Augustine Ramaita is the Chief Executive Officer and founder of Shujaa Sports Management, a company that represents and manages sportsmen but focuses more on footballers.
As an intermediary, Ramaita was involved in Kenyan international Francis Kahata's move from Gor Mahia to Tanzanian giants Simba, John Avire's transfer from Sofapaka to Tanta SC in Egypt as well as Musa Mohammed's move from Gor Mahia to Nkana FC in Zambia.
Ramaita also had a role to play in the transfer deals involving Duke Abuya and Ugandan player Allan Kataregga.
Nairobi News caught up with him for a one-on-one exclusive interview.
What is the role of a football intermediary in modern football?
Football has evolved and players need to focus on the game and let professionals handle negotiations for them, be it with interested clubs or other parties interested in whatever the player has to offer - that is where an intermediary comes in. However, an intermediary also plays an advisory role to the players he represents - you have to look out for them and ensure everything is okay outside the pitch.
How did you get into the business?
I really wanted to become a professional footballer but it never worked out for me and I had to think about what else to do. I tried a few businesses but in the long run football was and is still my passion. I decided to try representing players and I am glad everything fell in place. I enjoy and love my job.
How much money have you made so far? What is the worth of the biggest transfer deal you have ever handled?
(Laughs) I cannot say how much I have made but the fact that I am still in the business means I am comfortable. The most important thing to me is that I enjoy and love what I am doing.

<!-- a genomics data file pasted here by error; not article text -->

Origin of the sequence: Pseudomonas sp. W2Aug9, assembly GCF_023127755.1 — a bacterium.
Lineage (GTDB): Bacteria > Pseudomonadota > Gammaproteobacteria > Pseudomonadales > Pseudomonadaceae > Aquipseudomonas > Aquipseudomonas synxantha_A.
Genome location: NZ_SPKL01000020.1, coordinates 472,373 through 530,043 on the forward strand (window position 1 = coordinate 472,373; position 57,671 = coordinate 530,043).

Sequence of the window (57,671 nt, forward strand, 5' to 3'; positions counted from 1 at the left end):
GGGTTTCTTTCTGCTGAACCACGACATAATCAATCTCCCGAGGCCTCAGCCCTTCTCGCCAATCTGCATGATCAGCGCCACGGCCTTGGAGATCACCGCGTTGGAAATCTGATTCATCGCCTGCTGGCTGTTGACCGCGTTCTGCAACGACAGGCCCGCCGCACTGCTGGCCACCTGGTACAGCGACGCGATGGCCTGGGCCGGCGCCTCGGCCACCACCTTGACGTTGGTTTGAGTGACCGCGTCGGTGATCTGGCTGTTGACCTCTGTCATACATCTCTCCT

Take us through how you pull through a transfer deal?
In an ideal situation, a club comes to me with their needs. Maybe they are looking to strengthen their defense, midfield or strike force and I give them the options depending on the players I have at my disposal. I send over their CVs and footage and the team settles on who they want. I then talk to the players and they table their demands and I negotiate for official offers from the club. We then negotiate until we come to a consensus. It is a tedious process that takes time and requires patience.
However, at other times, I make the calls and travel to watch clubs outside the country. I then talk to the officials and advise them on what areas they need to strengthen and I pitch the players I think can get the job done.
What are some of the challenges you have faced in your career journey?
The biggest challenge is most Kenyan players are not honest. They have to trust an intermediary and let him or her handle the transfer business but that isn't normally the case. Most of the time they want to work directly with the clubs once you reveal interest.
The other challenge is that most Kenyan players also don't want to invest in themselves. To move abroad you at least must have marketed yourself well - have footage with video highlights, social media accounts with proper content and that needs resources. Most Kenyans don't want to spend even Sh10,000 on such simple things that can make a big difference in their careers.
What are you working on currently?
It has been very hard to conduct business during this period due to the coronavirus situation because there is a lot of uncertainty. However, things are opening up now and in the next few weeks or so I will have some good news. I don't want to put the horse in front of the cart at the moment.
Where do you see Shujaa Sports Management Ltd in the next few years?
I started the company in 2016 and so far I am proud of what I have achieved. We are not there yet and what is important at the moment is establishing and maintaining the networks within the football ecosystem - that is very key in this industry.
In the next five years, Shujaa Sports Management will be a big player in the transfer business not just in Africa but worldwide. That is my vision and I want to venture into other sports too, not just football.